People seem to be very surprised when they find out that Owen is still nursing. In fact, in the US, while nearly 75% of mothers are breastfeeding at birth, less than 25% are still breastfeeding at one year (via Kellymom). The American Academy of Pediatrics (as well as most other organizations) recommends that babies be exclusively breastfed for the first 6 months of life and that breastfeeding continue along with solids until age 1. In the US, the number of babies that are exclusively breastfed until 6 months stands at less than 15%. It's too bad that this is the case, because breastfeeding is so wonderful, both for you and for your baby.

I knew that I wanted to breastfeed Owen even before he was conceived. To me, there was no reason not to breastfeed him. It would be healthier for him, could possibly help me to lose weight, and would be less expensive than purchasing formula. After talking to a number of friends about their breastfeeding experiences, though, I decided that I wanted to take a breastfeeding class. I was already 8 months pregnant, though, and there were no more classes being offered in the area before my due date. So, I ended up asking for some advice from Emily, who was my birth class instructor, and she recommended Breastfeeding Made Simple as a great book to read before Owen was born. I bought it immediately and read it cover to cover and it certainly gave me a great basis for what to expect when Owen was born. My single biggest tip for new moms is to make sure that you either read up on breastfeeding or take a breastfeeding class before your baby is born. Lactation consultants in the hospital are great, but they are not always available and they do not always click personality wise with mom.

Owen was born with meconium in the amniotic fluid because he was stressed in the womb (the umbilical cord was wrapped twice around his neck). What this meant was that I could not breastfeed him immediately. Once he'd been looked over for any possible problems, though, he was brought over to me and I proceeded to get him to latch. Thankfully, my doula was there to assist because even though I'd  prepared, it still wasn't easy in practice. He did latch pretty easily though, and I was so relieved.

Since he was born on a Sunday evening (on a holiday weekend, no less), there was no lactation consultant around to help me in my first overnight with the new baby. At 10:30pm, he was ready to nurse again and Todd and I were at a loss. We called the nurse and she helped some, and we finally did get him to latch. He was wanting to eat every 2-3 hours (which is totally normal for a newborn), and every time, I was tired and stressed and panicking about the thought that I'd get this wrong and he'd either starve or not want to continue nursing. That first night was the worst. We made it through, and I did get him to latch. I don't know what I would have done if I'd gone into the hospital with absolutely no knowledge of breastfeeding. The next morning, I was so completely relieved when the lactation consultant showed up! Take full advantage of the services of the lactation consultants in the hospital - they are your best resource. You'll also get used to people looking at and handling your boobs. That's just how it goes.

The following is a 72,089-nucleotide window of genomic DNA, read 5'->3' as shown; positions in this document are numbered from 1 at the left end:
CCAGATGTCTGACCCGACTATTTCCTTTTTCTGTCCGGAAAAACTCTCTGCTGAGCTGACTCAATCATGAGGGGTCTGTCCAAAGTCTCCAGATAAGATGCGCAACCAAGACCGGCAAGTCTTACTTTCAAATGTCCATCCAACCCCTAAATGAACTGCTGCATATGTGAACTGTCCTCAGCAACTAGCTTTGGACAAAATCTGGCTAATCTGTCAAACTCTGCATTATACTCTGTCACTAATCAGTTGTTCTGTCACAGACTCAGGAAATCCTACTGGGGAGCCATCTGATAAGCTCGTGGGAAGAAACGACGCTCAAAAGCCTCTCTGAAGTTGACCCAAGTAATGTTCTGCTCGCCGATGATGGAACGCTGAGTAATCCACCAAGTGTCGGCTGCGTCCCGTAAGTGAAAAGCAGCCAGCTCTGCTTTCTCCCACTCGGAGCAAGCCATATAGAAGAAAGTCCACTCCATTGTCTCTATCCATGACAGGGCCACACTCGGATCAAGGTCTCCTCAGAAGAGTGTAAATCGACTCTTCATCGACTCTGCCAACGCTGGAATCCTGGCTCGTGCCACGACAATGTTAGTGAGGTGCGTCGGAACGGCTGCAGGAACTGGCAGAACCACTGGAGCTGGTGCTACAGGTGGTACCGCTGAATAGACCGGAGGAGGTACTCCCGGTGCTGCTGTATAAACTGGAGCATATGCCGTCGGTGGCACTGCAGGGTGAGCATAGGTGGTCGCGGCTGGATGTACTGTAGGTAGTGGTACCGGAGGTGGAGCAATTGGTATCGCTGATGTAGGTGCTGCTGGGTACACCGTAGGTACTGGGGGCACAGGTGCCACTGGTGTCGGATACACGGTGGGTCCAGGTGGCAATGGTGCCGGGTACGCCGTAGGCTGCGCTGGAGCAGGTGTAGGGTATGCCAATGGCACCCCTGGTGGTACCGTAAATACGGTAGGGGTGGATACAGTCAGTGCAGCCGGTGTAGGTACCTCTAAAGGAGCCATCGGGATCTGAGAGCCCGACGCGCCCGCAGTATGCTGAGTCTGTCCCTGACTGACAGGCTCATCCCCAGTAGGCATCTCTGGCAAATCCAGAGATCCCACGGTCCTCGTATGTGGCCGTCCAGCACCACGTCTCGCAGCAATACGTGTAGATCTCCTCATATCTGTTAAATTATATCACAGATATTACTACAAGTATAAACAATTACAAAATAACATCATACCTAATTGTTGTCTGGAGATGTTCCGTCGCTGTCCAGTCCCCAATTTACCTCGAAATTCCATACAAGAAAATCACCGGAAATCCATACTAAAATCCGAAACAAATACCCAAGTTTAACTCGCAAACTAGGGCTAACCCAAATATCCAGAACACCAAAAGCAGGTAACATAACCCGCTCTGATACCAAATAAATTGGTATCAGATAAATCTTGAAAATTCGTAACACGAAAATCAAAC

Owen and I were slowing getting better at breastfeeding once we got home. I got used to using a Boppy Pillow to help prop him up while we were nursing - sometimes he had marathon nursing sessions. Latching, though, was painful at first. This was scary for me because everywhere you look, everyone you talk to, says that breastfeeding shouldn't hurt. And it doesn't, but it did for me. Latching itself and then let down were both painful during those first weeks at home. Todd used to tell me that he could tell when the baby would latch properly because I would jump and wince.

Within about 24 hours of being at home, I was hit with the next big breastfeeding challenge - engorgement. It is completely normal to be engorged right after your milk comes in, and I kinda knew that, but it still took me by surprise and completely freaked me out. I didn't have a breast pump yet, and I was in quite a bit of pain. God bless Todd for going to WalMart at 10pm to buy me a head of cabbage. Why? Because cabbage leaves reduce engorgement. Why? Dunno, but it worked like a charm.

Even after the engorgement phase passed, I still found that I had a bit of an oversupply of milk. My pediatrician described it as "trying to drink from a fire hose." I would occasionally squirt Owen, or he would just be unable to eat as fast as I was producing. We eventually evened out with each other, but for a while he would spit up more because of it. He was never hungry though!

I would say that by the time Owen was about 6 weeks old, we had pretty much gotten the breastfeeding down and we were both pros. Those first few weeks, though - they were tough ones. I can completely understand now why some women stop breastfeeding so early. There is immense pressure to produce milk and keep your newborn from losing too much weight. Engorgement is scary. Latching and let down can be painful or uncomfortable, and the whole thing is a learning process for everyone. I promise that it gets better, so stick with it. It's totally worth it.